Category Archives: Writing

Cloud Mind Shadow

“I believe that only a dreamer who has fear neither of life nor death will discover this infinitesimal iota of force which will hurtle the cosmos into whack – instantaneously.” What do you do when you have no fear of … Continue reading

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Reading Spengler Again

This preface I’m reading says I shouldn’t be literal-minded when reading Oswald Spengler. Yes, his presentation of the facts is dubious, he exaggerates and distorts, he’s polemical – but I mustn’t let this spoil my enjoyment. I’d be missing out … Continue reading

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Dostoevsky, Death and Paradise

Why write? Not to create original truths, but to remind ourselves of old truths. We need to be reminded: we are forgetful. Original stories to remind us of what we’ve always known. The history of humanity, and the duration of … Continue reading

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The Very Last Love in the World

Vladimir Mayakovsky’s “The Backbone Flute” is a poem about desire, the mystery of where desires come from, and how they can fade and be forgotten. And it’s about the suffering of an artist, a poet, whose desires seem too wide … Continue reading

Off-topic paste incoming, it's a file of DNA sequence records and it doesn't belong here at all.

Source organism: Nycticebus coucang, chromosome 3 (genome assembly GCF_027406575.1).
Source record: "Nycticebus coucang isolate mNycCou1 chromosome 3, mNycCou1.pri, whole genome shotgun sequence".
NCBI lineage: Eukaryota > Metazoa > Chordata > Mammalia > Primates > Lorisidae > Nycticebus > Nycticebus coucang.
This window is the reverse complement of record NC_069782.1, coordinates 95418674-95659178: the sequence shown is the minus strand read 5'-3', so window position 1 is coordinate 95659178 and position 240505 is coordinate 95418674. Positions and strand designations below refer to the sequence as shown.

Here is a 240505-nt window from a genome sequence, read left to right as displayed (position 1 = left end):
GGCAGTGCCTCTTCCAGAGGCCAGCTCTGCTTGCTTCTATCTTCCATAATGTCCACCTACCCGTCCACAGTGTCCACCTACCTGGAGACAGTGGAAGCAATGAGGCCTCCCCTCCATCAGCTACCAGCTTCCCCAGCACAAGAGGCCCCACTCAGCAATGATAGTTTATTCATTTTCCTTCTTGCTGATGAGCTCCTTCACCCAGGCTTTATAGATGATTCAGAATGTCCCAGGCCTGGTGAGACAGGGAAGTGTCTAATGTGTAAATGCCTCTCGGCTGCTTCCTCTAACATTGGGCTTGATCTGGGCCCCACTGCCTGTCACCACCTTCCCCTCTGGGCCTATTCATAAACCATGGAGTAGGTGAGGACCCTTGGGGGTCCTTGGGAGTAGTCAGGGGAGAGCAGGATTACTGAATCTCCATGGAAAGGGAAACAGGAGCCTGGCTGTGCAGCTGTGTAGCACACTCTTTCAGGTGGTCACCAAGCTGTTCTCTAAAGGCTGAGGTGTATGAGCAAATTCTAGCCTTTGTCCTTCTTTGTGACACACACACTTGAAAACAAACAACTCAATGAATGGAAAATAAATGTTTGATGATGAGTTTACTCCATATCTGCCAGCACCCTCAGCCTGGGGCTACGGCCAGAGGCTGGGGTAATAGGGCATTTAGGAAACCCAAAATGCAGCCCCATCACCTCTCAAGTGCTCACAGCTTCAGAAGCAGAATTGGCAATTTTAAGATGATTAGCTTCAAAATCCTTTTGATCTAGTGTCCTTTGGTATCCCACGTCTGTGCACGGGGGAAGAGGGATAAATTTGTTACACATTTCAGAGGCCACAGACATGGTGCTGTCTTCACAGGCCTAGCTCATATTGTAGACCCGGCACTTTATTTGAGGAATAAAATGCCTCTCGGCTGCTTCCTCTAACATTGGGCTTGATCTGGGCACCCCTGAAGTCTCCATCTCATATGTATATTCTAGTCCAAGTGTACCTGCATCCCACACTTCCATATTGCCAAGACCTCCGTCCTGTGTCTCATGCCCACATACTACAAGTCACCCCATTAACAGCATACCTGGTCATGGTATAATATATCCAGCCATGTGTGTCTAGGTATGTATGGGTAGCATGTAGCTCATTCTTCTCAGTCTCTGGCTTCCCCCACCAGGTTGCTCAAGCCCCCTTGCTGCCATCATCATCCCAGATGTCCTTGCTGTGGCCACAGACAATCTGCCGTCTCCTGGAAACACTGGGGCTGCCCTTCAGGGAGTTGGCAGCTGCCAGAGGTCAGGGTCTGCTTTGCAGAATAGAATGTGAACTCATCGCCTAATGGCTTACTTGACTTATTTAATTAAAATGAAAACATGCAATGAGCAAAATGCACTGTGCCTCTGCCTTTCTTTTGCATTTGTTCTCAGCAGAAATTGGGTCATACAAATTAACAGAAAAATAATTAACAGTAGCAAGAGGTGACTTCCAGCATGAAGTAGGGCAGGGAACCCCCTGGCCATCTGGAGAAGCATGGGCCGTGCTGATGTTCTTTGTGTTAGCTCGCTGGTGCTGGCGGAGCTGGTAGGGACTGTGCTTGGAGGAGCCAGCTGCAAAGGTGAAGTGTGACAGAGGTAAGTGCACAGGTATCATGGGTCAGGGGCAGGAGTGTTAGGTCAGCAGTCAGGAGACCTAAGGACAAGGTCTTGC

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When is it Life? Part 3. Final Part: “Life Presents Itself”

Something is wrong with Henry Miller, as he wanders Broadway, lost, unable to write. This is what we’re really seeing when Miller gives us his picture of impersonal Broadway. Broadway reflects Miller himself: inhuman, sleepwalking, living dead, an abyss for … Continue reading

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When is it Life? Part 2: Miller at Epidaurus

A day for relaxation, spent reading The Colossus of Maroussi by Henry Miller. I’m in a pleasant, empty bar where I can drink wheat beer as I sink into a comfortable chair, absorbed. “The road to Epidaurus is like the … Continue reading

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That Dark and Silent Gap

“Although, to restless and ardent minds, morning may be the fitting season for exertion and activity, it is not always at that time that hope is strongest or the spirit most sanguine and buoyant.” Reasons why I can’t write in … Continue reading

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